To mark the 100th day of the Guantanamo hunger strike, Amnesty International USA is holding a vigil outside the White House today with several other groups (Photo Credit: Mladen Antonov/AFP/Getty Images).
By Carrie Neff Maley, Human Rights Campaigner, Amnesty International USA
Today marks the 100th consecutive day that detainees at Guantanamo have been refusing food as part of a hunger strike that began in Camp 6 at the facility. According to a letter addressed to Secretary of Defense Chuck Hagel and signed by 50 attorneys representing detainees, the hunger strike which began on February 6, 2013, was initiated in response to,
“[W]idespread searches of detainees’ Qur’ans—perceived as religious desecration — as well as searches and confiscation of other personal items, including family letters and photographs, and legal mail, seemingly without provocation or cause.”
Both the hunger strike and the brutal practice of force feeding have become a symbol of the deprivation of human rights taking place at Guantanamo. Virtually every personal freedom has been stripped from the detainees, most of whom have not been charged with any crime and are not facing trial.
Guantanamo Bay has been the site of indefinite detention and numerous other violations of human rights since 2002. It is also, as Rolling Stone’sJohn Knefel calls it, “the site of a unique legal experiment that has no direct precedent in U.S. history.”
There has been an overwhelming amount of global support over the past few weeks for Beatriz and those in El Salvador working tirelessly on her behalf to save her life. Much of this support has emerged online via Twitter, Facebook, blogs and other outlets. Because of these digital tools, countless people are closely following events unfold in El Salvador and calling on the authorities to uphold their international human rights obligations by immediately granting Beatriz authorization for an abortion.
Will Salvadoran authorities listen to Beatriz’s plea and take action to save her life in accordance with her wishes and at the advice of the medical professionals caring for her?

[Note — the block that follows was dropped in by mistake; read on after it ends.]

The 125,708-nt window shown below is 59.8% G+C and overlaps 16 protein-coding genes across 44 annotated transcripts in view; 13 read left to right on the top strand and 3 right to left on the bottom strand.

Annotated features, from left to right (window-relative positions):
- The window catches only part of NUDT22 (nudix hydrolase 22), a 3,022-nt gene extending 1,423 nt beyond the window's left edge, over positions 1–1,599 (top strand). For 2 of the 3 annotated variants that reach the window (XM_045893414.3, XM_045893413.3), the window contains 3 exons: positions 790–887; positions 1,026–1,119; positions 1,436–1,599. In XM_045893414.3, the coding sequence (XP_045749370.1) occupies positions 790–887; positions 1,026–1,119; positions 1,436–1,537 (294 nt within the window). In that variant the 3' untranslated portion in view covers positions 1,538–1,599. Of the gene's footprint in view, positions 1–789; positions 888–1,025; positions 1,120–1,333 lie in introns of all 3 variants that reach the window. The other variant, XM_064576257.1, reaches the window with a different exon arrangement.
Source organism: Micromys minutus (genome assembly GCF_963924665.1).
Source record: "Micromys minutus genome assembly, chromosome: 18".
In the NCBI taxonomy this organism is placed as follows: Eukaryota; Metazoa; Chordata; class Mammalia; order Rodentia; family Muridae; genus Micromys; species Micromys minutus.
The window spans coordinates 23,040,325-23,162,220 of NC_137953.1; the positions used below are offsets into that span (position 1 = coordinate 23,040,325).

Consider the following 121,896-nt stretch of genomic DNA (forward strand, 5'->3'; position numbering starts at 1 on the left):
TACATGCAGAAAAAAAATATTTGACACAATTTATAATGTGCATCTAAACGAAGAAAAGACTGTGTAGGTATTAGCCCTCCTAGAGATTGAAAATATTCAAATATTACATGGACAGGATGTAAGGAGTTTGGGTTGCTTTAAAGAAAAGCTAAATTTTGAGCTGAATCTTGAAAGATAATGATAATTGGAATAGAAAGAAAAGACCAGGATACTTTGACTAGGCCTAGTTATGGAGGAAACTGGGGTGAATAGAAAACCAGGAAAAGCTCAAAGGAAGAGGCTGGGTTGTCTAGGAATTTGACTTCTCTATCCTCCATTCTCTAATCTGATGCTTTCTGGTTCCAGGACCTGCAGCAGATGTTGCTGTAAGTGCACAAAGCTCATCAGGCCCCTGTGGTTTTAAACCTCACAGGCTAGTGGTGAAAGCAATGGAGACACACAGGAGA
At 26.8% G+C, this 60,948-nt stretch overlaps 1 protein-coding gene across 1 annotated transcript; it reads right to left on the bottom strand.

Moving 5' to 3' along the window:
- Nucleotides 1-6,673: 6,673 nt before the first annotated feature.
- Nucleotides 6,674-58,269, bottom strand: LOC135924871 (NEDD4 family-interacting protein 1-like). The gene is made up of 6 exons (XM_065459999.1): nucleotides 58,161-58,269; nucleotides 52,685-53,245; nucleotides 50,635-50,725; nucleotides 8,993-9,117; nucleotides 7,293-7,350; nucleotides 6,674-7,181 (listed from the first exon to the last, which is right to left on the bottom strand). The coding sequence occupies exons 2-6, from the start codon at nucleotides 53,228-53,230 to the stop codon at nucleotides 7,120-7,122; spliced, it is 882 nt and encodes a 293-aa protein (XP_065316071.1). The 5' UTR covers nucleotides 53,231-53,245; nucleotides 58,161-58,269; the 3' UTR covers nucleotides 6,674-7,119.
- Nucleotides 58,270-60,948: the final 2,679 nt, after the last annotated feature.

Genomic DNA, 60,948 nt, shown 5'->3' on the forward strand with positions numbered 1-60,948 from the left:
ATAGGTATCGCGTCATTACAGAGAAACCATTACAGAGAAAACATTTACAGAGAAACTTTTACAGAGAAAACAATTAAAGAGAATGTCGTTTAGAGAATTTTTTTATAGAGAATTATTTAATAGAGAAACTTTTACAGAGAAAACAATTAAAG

Explore the interactive map of suspected places of detention in Eritrea.
As the 20 year anniversary of Eritrea’s independence from Ethiopia approaches, the euphoria and – one may speculate – hope, that characterized celebrations on May 24, 1993 could hardly be more incongruent with the bleak reality faced by the Eritrean people today.
The scope of repression in Eritrea is truly striking. Thousands of prisoners of conscience and political prisoners have disappeared into a vast and secret system of detention, many never to be heard from again. This system of abuse is used to silent all dissent and punish anyone who refuses to comply, including suspected critics of the government, journalists, pastors and other members of “unregistered” religious groups, those who have been caught attempting to flee the country and those forcibly returned to Eritrea from other countries.
In the vicious battles for power, both the Syrian authorities and armed opposition groups have deliberately targeted journalists who are risking their lives to report on the conflict and expose abuses (Photo Credit: Louai Beshara/AFP/Getty Images).
Scores of journalists reporting on human rights abuses in Syria have been killed, arbitrarily arrested, detained, subjected to enforced disappearances and tortured over the last two years, Amnesty International said in a report released today, World Press Freedom Day.